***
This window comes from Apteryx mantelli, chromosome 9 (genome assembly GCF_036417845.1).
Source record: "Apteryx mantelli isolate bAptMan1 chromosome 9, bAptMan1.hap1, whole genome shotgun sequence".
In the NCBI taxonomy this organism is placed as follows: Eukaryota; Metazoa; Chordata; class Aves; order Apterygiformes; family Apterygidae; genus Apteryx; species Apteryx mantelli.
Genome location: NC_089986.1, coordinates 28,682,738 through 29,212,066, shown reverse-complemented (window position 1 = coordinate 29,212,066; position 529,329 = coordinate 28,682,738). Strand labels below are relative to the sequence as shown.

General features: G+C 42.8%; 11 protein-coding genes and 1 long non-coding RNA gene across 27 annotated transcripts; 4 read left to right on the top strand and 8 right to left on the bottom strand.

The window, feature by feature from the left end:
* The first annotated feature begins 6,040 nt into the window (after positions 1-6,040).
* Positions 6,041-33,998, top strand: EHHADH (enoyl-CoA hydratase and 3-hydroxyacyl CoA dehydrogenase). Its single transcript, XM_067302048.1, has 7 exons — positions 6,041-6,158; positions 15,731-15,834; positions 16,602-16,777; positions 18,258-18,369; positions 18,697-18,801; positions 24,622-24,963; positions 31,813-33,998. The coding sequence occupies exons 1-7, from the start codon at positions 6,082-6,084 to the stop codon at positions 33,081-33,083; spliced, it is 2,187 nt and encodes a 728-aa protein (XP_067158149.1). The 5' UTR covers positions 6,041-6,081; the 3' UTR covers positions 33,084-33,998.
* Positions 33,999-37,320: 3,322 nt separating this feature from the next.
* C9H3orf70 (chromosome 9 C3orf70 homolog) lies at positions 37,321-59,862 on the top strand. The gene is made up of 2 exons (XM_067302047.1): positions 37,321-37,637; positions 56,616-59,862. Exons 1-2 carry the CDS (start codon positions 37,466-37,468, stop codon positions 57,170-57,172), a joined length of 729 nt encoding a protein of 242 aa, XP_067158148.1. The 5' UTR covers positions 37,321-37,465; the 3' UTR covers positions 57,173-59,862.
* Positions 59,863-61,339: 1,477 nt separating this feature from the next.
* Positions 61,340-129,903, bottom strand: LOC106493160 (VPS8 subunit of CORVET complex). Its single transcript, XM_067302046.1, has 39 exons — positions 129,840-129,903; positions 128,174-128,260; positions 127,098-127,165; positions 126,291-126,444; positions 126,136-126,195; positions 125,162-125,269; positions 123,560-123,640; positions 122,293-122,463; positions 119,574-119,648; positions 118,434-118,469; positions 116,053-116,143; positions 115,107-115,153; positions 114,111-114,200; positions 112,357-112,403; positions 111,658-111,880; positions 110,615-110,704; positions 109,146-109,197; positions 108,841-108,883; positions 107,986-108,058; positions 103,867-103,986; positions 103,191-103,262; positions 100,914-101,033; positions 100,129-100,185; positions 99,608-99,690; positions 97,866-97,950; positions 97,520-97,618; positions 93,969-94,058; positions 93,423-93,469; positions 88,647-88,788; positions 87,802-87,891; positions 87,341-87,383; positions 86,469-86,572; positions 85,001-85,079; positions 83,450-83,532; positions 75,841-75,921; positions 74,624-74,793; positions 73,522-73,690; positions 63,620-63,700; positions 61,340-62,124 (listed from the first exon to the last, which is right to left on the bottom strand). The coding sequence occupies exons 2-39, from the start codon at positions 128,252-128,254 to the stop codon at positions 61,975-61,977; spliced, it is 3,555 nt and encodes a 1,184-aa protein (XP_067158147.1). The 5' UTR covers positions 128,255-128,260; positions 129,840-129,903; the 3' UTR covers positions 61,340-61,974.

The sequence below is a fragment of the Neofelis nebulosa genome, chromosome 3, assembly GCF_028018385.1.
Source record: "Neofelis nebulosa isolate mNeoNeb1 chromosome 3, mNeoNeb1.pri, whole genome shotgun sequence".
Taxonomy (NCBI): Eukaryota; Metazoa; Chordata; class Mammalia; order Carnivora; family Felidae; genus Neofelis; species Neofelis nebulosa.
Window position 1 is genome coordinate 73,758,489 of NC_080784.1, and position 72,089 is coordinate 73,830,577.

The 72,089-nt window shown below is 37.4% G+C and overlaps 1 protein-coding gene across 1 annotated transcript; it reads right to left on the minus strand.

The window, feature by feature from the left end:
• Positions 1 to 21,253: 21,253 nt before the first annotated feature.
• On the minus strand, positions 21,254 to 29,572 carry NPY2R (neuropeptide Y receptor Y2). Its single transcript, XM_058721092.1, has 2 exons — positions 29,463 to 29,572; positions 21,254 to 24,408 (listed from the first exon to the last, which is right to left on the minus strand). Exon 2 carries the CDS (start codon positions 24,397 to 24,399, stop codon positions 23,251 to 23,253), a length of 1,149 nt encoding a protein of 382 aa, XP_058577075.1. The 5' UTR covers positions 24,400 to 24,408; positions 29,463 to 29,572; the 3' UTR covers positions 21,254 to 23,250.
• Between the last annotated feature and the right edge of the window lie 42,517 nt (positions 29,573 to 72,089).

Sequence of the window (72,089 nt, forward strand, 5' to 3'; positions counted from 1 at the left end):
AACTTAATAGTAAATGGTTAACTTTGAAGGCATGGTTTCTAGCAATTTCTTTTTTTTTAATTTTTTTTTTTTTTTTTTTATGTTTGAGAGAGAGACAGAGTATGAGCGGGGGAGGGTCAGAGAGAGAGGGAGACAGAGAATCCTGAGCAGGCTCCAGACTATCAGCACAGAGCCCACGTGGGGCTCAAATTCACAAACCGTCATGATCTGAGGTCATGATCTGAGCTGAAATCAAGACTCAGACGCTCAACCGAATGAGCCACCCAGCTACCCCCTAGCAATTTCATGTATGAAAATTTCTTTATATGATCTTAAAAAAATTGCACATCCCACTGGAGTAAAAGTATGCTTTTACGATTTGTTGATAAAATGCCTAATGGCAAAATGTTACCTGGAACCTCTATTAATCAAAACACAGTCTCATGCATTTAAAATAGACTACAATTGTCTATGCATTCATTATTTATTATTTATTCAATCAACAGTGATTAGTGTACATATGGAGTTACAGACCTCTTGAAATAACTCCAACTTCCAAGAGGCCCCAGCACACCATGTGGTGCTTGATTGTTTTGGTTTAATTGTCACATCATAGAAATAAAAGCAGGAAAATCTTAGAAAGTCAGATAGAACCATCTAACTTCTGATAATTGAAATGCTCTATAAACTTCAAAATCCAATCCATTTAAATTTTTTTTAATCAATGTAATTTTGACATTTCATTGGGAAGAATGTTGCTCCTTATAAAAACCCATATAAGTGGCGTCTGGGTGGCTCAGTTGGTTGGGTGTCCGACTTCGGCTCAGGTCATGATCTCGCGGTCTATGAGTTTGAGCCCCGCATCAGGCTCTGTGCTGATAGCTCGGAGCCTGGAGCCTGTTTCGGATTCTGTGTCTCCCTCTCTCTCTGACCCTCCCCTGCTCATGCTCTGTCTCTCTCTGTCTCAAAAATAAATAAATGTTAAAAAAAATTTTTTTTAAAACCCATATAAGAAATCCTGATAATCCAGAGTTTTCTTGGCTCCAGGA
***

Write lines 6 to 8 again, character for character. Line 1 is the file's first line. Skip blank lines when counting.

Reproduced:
The window, feature by feature from the left end:
* The first annotated feature begins 6,040 nt into the window (after positions 1-6,040).
* Positions 6,041-33,998, top strand: EHHADH (enoyl-CoA hydratase and 3-hydroxyacyl CoA dehydrogenase). Its single transcript, XM_067302048.1, has 7 exons — positions 6,041-6,158; positions 15,731-15,834; positions 16,602-16,777; positions 18,258-18,369; positions 18,697-18,801; positions 24,622-24,963; positions 31,813-33,998. The coding sequence occupies exons 1-7, from the start codon at positions 6,082-6,084 to the stop codon at positions 33,081-33,083; spliced, it is 2,187 nt and encodes a 728-aa protein (XP_067158149.1). The 5' UTR covers positions 6,041-6,081; the 3' UTR covers positions 33,084-33,998.